Many organisations follow a hybrid cloud strategy because they have legacy applications that do not work in the cloud, but also because they want to maximise security by keeping sensitive data on-premise.
When hybrid environments are lost from view because of their complexity, however, all this is compromised. It becomes extremely hard for an organisation to be certain it meets data sovereignty requirements. In this area, lack of expertise is a particular problem for SMEs. In the 2022 Flexera report, 78 per cent of SMEs said this was one of their top challenges.
Next-generation tools restore control
Any organisation with hybrid environments that include multiple clouds must know if its infrastructure is architected correctly, working efficiently, and how to improve it at a time when IT talent is scarce and costly. Increasing complexity means it is no longer advisable to rely on the multiplicity of vendor-specific tools. These remain specific to each big cloud provider and are not equipped for edge computing. Instead, organisations need to deploy one of the next-generation cloud management platforms that span all environments, irrespective of where they are.
These newer solutions are designed for hybrid cloud and address the complexities of multi-cloud environments, addressing all the security, cost and management difficulties that arise. They are capable of giving SMEs the central visibility and control they need with reporting tools, high-performance storage, workflow automation and advanced security.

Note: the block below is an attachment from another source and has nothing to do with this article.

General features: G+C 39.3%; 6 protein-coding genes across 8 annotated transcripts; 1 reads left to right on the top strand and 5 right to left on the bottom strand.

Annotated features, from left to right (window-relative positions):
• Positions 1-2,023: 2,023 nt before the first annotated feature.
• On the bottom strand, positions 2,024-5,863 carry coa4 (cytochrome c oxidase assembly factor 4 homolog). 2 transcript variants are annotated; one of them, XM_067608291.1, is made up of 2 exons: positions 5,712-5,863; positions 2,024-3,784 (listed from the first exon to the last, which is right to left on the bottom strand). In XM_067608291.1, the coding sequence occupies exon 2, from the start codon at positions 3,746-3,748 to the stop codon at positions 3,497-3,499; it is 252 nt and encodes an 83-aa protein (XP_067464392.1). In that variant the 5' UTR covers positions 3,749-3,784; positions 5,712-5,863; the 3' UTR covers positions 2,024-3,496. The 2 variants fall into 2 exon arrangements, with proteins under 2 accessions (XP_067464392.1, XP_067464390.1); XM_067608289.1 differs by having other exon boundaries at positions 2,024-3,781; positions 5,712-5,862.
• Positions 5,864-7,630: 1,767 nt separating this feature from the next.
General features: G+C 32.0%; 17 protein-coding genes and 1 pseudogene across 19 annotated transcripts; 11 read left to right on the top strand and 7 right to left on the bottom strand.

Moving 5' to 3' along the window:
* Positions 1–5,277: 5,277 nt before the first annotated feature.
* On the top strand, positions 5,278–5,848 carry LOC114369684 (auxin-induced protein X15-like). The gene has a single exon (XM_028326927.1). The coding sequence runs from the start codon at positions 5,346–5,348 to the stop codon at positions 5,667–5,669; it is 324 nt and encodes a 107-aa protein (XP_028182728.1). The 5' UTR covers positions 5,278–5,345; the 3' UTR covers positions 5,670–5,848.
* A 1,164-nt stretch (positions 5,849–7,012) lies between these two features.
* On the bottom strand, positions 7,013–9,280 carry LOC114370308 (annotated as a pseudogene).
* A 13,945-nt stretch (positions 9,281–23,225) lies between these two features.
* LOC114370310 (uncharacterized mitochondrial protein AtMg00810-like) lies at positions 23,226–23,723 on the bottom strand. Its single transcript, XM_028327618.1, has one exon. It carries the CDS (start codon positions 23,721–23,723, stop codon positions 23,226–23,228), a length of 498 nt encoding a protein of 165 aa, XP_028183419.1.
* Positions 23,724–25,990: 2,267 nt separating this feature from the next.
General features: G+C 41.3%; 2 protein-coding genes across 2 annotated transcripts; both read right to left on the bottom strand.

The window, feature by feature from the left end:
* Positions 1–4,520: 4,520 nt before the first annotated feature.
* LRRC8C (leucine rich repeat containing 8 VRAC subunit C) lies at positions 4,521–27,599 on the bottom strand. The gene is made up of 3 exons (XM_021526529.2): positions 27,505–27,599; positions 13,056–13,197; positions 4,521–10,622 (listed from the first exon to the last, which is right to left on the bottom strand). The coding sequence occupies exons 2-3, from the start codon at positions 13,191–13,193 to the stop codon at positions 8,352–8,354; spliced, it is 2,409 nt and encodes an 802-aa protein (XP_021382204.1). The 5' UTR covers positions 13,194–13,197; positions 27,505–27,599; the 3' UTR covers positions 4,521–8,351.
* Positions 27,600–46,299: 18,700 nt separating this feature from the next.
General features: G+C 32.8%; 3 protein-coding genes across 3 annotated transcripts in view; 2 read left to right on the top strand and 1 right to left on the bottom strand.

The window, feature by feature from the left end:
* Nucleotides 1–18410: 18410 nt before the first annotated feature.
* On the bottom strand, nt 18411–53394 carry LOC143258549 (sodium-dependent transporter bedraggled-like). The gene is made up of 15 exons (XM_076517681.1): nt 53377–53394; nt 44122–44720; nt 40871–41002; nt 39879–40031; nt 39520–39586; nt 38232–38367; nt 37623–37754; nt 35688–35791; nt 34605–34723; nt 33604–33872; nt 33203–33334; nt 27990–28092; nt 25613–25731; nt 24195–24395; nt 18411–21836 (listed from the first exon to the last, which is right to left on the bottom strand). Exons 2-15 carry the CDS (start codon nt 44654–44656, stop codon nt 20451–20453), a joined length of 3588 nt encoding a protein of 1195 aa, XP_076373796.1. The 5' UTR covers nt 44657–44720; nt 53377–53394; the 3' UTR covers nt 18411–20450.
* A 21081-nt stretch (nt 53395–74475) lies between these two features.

Enterprises benefit from faster deployment, and the ability to extend advanced orchestration capabilities to the edge. For protection, organisations can also implement role-based access controls and encryption, using a single cloud management portal, significantly reducing risk and improving visibility for IT compliance teams. Organisations gain the capability to choose providers and services for the best value. They can deploy, allocate and migrate resources wherever required, using a plan developed in collaboration with the platform provider.
Preparation and configuration
Preparation should take the form of a workload assessment using best-in-class software to identify the usage of every server and the benefits and disadvantages of the many different cloud environments.
From this point, it is possible to make informed recommendations about workloads in line with the business objectives of each deployment. The process should accommodate the organisation’s probable AI and machine learning needs and requirements for data orchestration, security, and compliance. Configuration then tunes the different hardware and software elements to be fully interoperable.
Organisations should also ensure they have maximum flexibility and resilience via cloud on-ramps such as Megaport, which provides high availability of cloud services and the ability to add or alter cloud connections as requirements change. Fast fibre connectivity with the main public cloud providers’ hubs is important for the low latency Industry 4.0 and IoT edge applications that depend on high-speed, high bandwidth.
The deployment of next-generation hybrid cloud management platforms is now really the only way SMEs can bring themselves the major advances of cloud and edge computing. Within hybrid architectures, multi-cloud environments are generating serious management headaches and cost overruns that IT departments must resolve. It is only through next-generation tools they can gain control and achieve the full potential of their multi-cloud environments in terms of efficiency, innovation and organisational agility.